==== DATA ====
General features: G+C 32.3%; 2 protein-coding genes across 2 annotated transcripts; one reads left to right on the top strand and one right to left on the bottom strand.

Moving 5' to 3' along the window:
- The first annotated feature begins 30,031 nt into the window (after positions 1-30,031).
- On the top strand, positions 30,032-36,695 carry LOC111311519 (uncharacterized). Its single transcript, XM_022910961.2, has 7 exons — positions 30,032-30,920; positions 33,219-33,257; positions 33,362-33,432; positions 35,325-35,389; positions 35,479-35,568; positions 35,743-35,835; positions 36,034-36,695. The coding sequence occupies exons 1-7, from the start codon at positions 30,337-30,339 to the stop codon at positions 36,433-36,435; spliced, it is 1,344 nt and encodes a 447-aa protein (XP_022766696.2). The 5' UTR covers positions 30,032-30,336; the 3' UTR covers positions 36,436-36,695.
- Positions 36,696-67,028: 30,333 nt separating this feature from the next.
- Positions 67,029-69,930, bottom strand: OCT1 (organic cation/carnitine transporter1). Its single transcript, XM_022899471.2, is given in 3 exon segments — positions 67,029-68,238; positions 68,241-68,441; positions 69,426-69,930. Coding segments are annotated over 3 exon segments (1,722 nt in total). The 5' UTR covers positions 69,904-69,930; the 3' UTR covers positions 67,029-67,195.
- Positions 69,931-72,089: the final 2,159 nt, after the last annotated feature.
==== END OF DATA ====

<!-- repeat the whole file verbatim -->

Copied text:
General features: G+C 32.3%; 2 protein-coding genes across 2 annotated transcripts; one reads left to right on the top strand and one right to left on the bottom strand.

Moving 5' to 3' along the window:
- The first annotated feature begins 30,031 nt into the window (after positions 1-30,031).
- On the top strand, positions 30,032-36,695 carry LOC111311519 (uncharacterized). Its single transcript, XM_022910961.2, has 7 exons — positions 30,032-30,920; positions 33,219-33,257; positions 33,362-33,432; positions 35,325-35,389; positions 35,479-35,568; positions 35,743-35,835; positions 36,034-36,695. The coding sequence occupies exons 1-7, from the start codon at positions 30,337-30,339 to the stop codon at positions 36,433-36,435; spliced, it is 1,344 nt and encodes a 447-aa protein (XP_022766696.2). The 5' UTR covers positions 30,032-30,336; the 3' UTR covers positions 36,436-36,695.
- Positions 36,696-67,028: 30,333 nt separating this feature from the next.
- Positions 67,029-69,930, bottom strand: OCT1 (organic cation/carnitine transporter1). Its single transcript, XM_022899471.2, is given in 3 exon segments — positions 67,029-68,238; positions 68,241-68,441; positions 69,426-69,930. Coding segments are annotated over 3 exon segments (1,722 nt in total). The 5' UTR covers positions 69,904-69,930; the 3' UTR covers positions 67,029-67,195.
- Positions 69,931-72,089: the final 2,159 nt, after the last annotated feature.